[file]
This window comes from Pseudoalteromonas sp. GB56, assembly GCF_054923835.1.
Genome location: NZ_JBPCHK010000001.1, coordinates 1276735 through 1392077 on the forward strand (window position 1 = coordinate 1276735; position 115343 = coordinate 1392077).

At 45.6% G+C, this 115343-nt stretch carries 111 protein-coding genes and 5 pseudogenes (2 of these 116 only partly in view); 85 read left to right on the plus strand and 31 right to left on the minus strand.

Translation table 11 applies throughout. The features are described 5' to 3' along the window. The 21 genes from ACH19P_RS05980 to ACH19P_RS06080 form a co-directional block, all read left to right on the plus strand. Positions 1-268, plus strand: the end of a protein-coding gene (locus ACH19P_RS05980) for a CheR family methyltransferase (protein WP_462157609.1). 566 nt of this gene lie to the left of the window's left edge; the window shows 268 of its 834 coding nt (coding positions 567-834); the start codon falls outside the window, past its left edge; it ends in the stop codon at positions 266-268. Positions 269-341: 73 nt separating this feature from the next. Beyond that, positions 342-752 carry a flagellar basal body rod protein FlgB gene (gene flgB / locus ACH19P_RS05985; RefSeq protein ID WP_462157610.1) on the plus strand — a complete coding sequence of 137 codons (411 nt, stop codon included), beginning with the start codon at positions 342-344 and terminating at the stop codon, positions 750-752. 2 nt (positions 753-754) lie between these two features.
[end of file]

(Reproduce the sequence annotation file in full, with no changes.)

This window comes from Pseudoalteromonas sp. GB56, assembly GCF_054923835.1.
Genome location: NZ_JBPCHK010000001.1, coordinates 1276735 through 1392077 on the forward strand (window position 1 = coordinate 1276735; position 115343 = coordinate 1392077).

At 45.6% G+C, this 115343-nt stretch carries 111 protein-coding genes and 5 pseudogenes (2 of these 116 only partly in view); 85 read left to right on the plus strand and 31 right to left on the minus strand.

Translation table 11 applies throughout. The features are described 5' to 3' along the window. The 21 genes from ACH19P_RS05980 to ACH19P_RS06080 form a co-directional block, all read left to right on the plus strand. Positions 1-268, plus strand: the end of a protein-coding gene (locus ACH19P_RS05980) for a CheR family methyltransferase (protein WP_462157609.1). 566 nt of this gene lie to the left of the window's left edge; the window shows 268 of its 834 coding nt (coding positions 567-834); the start codon falls outside the window, past its left edge; it ends in the stop codon at positions 266-268. Positions 269-341: 73 nt separating this feature from the next. Beyond that, positions 342-752 carry a flagellar basal body rod protein FlgB gene (gene flgB / locus ACH19P_RS05985; RefSeq protein ID WP_462157610.1) on the plus strand — a complete coding sequence of 137 codons (411 nt, stop codon included), beginning with the start codon at positions 342-344 and terminating at the stop codon, positions 750-752. 2 nt (positions 753-754) lie between these two features.